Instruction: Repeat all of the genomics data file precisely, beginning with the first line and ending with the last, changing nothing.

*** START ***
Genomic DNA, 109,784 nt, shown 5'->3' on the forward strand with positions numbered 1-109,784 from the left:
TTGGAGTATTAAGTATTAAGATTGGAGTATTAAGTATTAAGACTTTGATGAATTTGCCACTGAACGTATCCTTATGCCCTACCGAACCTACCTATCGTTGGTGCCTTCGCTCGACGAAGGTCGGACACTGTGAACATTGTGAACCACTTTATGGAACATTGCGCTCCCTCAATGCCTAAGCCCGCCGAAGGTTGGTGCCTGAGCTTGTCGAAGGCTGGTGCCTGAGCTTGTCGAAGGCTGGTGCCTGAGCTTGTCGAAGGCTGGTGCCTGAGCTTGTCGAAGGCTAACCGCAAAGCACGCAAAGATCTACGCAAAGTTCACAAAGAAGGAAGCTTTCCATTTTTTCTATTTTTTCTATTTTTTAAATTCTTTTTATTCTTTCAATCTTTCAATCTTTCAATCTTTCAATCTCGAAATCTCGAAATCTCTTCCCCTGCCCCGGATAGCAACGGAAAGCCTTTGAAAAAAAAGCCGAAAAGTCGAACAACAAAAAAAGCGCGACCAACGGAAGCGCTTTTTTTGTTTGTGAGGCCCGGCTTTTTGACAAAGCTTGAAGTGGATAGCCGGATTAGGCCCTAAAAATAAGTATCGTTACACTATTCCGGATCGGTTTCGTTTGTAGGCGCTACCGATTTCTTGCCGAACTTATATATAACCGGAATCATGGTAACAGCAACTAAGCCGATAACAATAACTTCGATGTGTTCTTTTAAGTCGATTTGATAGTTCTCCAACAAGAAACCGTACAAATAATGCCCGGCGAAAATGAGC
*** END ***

Genomic DNA, 109,784 nt, shown 5'->3' on the forward strand with positions numbered 1-109,784 from the left:
TTGGAGTATTAAGTATTAAGATTGGAGTATTAAGTATTAAGACTTTGATGAATTTGCCACTGAACGTATCCTTATGCCCTACCGAACCTACCTATCGTTGGTGCCTTCGCTCGACGAAGGTCGGACACTGTGAACATTGTGAACCACTTTATGGAACATTGCGCTCCCTCAATGCCTAAGCCCGCCGAAGGTTGGTGCCTGAGCTTGTCGAAGGCTGGTGCCTGAGCTTGTCGAAGGCTGGTGCCTGAGCTTGTCGAAGGCTGGTGCCTGAGCTTGTCGAAGGCTAACCGCAAAGCACGCAAAGATCTACGCAAAGTTCACAAAGAAGGAAGCTTTCCATTTTTTCTATTTTTTCTATTTTTTAAATTCTTTTTATTCTTTCAATCTTTCAATCTTTCAATCTTTCAATCTCGAAATCTCGAAATCTCTTCCCCTGCCCCGGATAGCAACGGAAAGCCTTTGAAAAAAAAGCCGAAAAGTCGAACAACAAAAAAAGCGCGACCAACGGAAGCGCTTTTTTTGTTTGTGAGGCCCGGCTTTTTGACAAAGCTTGAAGTGGATAGCCGGATTAGGCCCTAAAAATAAGTATCGTTACACTATTCCGGATCGGTTTCGTTTGTAGGCGCTACCGATTTCTTGCCGAACTTATATATAACCGGAATCATGGTAACAGCAACTAAGCCGATAACAATAACTTCGATGTGTTCTTTTAAGTCGATTTGATAGTTCTCCAACAAGAAACCGTACAAATAATGCCCGGCGAAAATGAGC